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Benefits of Co-Parenting

Posted on in Co-parenting

Many parents, after a divorce, find it difficult to speak to their former spouse, much less maintain a civil and ongoing relationship for the sake of their shared children. However, if you want your children to be well-rounded and emotionally stable individuals post divorce, that is exactly what you need to do. Co-parenting is not just a term used to describe the act of sharing parenting responsibilities with your former spouse post-divorce; it is a term used to describe the act of working together to raise your children as seamlessly as possible despite the fact that you are now living in two separate households. At Clark Law Group, our Dallas child custody lawyers strongly encourage parents to overcome their differences for the sake of their children.

Why Co-Parenting is Better

Once upon a time, the family court system truly believed that a child was better off living solely with his or her mother until the age of 12. This was referred to as the tender years doctrine, and it left many dads without any say in how their children were raised and unable to establish a healthy relationship with them. However, it also dictated that dads were to be financially responsible for the children, despite their lack of parenting time. Obviously, the court system has done away with the tender years doctrine, and now co-parenting is presumed to be in the best interests of the child.Co-parenting is thought to encourage a child's happiness, mental and emotional health, and security by enabling both parents to make important decisions regarding the child, as well as allowing both parents to have equal time with the child. Additionally, co-parenting is believed to provide the child with the following benefits following a divorce:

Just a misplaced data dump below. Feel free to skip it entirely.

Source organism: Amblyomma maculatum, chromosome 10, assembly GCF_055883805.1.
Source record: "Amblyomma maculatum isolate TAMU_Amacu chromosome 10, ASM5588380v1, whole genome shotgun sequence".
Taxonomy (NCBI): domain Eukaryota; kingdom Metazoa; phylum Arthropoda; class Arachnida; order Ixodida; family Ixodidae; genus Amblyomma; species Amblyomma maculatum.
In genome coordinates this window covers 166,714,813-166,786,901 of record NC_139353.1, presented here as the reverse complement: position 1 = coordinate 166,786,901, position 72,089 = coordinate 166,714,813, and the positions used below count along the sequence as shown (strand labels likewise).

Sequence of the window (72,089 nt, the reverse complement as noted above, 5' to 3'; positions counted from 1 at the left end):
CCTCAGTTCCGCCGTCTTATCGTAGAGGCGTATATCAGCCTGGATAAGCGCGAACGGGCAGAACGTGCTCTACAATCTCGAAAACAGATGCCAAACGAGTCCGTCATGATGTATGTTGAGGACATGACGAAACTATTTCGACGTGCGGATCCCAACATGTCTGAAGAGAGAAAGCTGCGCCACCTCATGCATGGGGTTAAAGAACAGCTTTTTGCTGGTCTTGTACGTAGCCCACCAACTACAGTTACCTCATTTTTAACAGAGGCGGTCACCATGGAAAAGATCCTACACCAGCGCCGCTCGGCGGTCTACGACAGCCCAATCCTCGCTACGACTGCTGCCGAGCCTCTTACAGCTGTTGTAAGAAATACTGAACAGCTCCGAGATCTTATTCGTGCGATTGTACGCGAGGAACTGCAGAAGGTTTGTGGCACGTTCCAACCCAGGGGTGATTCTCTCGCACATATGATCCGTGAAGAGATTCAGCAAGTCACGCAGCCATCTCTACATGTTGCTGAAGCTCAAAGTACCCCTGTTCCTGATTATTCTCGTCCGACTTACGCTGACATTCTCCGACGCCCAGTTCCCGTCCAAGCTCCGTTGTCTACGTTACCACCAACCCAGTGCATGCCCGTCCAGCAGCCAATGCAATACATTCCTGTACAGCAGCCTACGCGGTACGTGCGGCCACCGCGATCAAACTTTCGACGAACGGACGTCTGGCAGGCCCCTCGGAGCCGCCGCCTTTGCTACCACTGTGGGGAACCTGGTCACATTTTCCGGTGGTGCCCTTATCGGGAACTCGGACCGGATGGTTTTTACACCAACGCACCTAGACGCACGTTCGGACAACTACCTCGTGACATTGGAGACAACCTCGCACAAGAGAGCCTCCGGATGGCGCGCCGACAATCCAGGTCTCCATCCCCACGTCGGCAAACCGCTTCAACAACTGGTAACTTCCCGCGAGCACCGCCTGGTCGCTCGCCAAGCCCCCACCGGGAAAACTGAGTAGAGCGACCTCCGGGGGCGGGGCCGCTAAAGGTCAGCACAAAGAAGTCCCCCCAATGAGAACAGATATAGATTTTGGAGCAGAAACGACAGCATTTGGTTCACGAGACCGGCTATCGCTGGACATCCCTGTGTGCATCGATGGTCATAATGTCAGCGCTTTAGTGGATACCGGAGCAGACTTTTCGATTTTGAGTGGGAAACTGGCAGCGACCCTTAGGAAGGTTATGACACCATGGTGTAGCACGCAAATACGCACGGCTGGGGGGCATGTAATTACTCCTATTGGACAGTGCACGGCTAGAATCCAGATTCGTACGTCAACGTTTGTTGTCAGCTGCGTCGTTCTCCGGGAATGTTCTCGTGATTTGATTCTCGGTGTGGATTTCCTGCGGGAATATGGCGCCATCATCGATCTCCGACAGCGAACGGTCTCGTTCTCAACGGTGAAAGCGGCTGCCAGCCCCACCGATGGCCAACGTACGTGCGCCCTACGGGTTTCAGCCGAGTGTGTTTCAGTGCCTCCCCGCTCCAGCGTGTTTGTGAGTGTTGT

Following a divorce, children have a hard time transitioning from a single household to two households. They may also feel as if their lives are turned upside down and that they may be to blame. To squash those negative feelings, you and your former spouse should work together to provide the love and support your child or children need at this difficult time in their life by showing them that despite the divorce, your shared love for them will never go away, and you will always be there for them.


When co-parenting, you and your former spouse should establish similar house rules and do your best to provide a consistent framework in both homes. This will help your children transition more easily from a single household to two separate ones. For instance, it can be confusing for a child if Mom makes them go to bed at 8:30 pm on school nights but Dad lets them stay up until 10:00 pm every night. Co-parenting is about deciding what is best for the child and creating two separate environments that foster those ideals.


Children learn much more from their parents than how to tie their shoes and say their ABCs; they also learn how to react to certain situations based on how their parents react to similar ones. If your kids see you work through your divorce with composure and maturity, it will teach them how to handle and resolve conflict in a similar fashion. On the other hand, if they see you lash out at the other parent, hear you name-calling, and see the two of you fight on a regular basis, their risk of being emotionally ill-equipped to handle conflict in a healthy way significantly increases.

Reach Out to a Dallas Child Custody Lawyer

Co-parenting is never easy, but with time and consistent effort from both you and your former spouse, you can make it happen. If you are struggling with the idea of co-parenting, or if you simply need guidance during this difficult time in your life, reach out to the Dallas child custody attorneys at Clark Law Group. We can help you draft a custody order that establishes a healthy framework for your child and that will help you to more easily navigate parenting life post divorce. Call our family law firm at 469-906-2266 to schedule a private consultation today.

(image courtesy of Aaron Burden)

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